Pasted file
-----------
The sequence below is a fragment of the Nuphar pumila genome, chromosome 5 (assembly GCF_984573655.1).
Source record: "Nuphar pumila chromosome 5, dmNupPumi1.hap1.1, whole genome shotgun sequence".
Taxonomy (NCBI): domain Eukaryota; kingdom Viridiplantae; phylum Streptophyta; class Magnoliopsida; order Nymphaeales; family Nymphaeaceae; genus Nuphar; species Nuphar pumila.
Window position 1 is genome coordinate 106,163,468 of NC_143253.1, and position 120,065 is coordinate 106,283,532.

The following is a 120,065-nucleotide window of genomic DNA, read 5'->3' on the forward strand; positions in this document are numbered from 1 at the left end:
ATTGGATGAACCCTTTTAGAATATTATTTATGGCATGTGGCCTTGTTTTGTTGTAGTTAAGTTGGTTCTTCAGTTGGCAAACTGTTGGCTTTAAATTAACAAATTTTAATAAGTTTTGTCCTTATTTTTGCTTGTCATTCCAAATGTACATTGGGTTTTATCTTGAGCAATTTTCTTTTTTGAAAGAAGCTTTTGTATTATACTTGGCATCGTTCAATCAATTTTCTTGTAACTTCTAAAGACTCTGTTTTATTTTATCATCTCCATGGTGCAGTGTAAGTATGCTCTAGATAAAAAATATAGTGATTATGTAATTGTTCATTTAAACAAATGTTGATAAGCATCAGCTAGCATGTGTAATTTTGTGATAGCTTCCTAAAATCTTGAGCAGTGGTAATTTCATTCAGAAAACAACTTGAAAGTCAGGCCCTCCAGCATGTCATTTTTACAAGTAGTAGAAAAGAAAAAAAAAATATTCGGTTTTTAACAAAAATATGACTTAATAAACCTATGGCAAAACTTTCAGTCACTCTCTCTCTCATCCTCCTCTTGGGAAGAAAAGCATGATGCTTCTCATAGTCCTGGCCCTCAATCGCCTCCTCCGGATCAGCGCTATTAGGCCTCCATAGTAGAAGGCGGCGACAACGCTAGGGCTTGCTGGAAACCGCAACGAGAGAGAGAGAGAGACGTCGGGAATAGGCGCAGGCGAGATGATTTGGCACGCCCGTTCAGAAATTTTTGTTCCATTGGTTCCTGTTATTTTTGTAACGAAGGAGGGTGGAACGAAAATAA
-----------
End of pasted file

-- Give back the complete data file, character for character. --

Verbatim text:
The sequence below is a fragment of the Nuphar pumila genome, chromosome 5 (assembly GCF_984573655.1).
Source record: "Nuphar pumila chromosome 5, dmNupPumi1.hap1.1, whole genome shotgun sequence".
Taxonomy (NCBI): domain Eukaryota; kingdom Viridiplantae; phylum Streptophyta; class Magnoliopsida; order Nymphaeales; family Nymphaeaceae; genus Nuphar; species Nuphar pumila.
Window position 1 is genome coordinate 106,163,468 of NC_143253.1, and position 120,065 is coordinate 106,283,532.

The following is a 120,065-nucleotide window of genomic DNA, read 5'->3' on the forward strand; positions in this document are numbered from 1 at the left end:
ATTGGATGAACCCTTTTAGAATATTATTTATGGCATGTGGCCTTGTTTTGTTGTAGTTAAGTTGGTTCTTCAGTTGGCAAACTGTTGGCTTTAAATTAACAAATTTTAATAAGTTTTGTCCTTATTTTTGCTTGTCATTCCAAATGTACATTGGGTTTTATCTTGAGCAATTTTCTTTTTTGAAAGAAGCTTTTGTATTATACTTGGCATCGTTCAATCAATTTTCTTGTAACTTCTAAAGACTCTGTTTTATTTTATCATCTCCATGGTGCAGTGTAAGTATGCTCTAGATAAAAAATATAGTGATTATGTAATTGTTCATTTAAACAAATGTTGATAAGCATCAGCTAGCATGTGTAATTTTGTGATAGCTTCCTAAAATCTTGAGCAGTGGTAATTTCATTCAGAAAACAACTTGAAAGTCAGGCCCTCCAGCATGTCATTTTTACAAGTAGTAGAAAAGAAAAAAAAAATATTCGGTTTTTAACAAAAATATGACTTAATAAACCTATGGCAAAACTTTCAGTCACTCTCTCTCTCATCCTCCTCTTGGGAAGAAAAGCATGATGCTTCTCATAGTCCTGGCCCTCAATCGCCTCCTCCGGATCAGCGCTATTAGGCCTCCATAGTAGAAGGCGGCGACAACGCTAGGGCTTGCTGGAAACCGCAACGAGAGAGAGAGAGAGACGTCGGGAATAGGCGCAGGCGAGATGATTTGGCACGCCCGTTCAGAAATTTTTGTTCCATTGGTTCCTGTTATTTTTGTAACGAAGGAGGGTGGAACGAAAATAA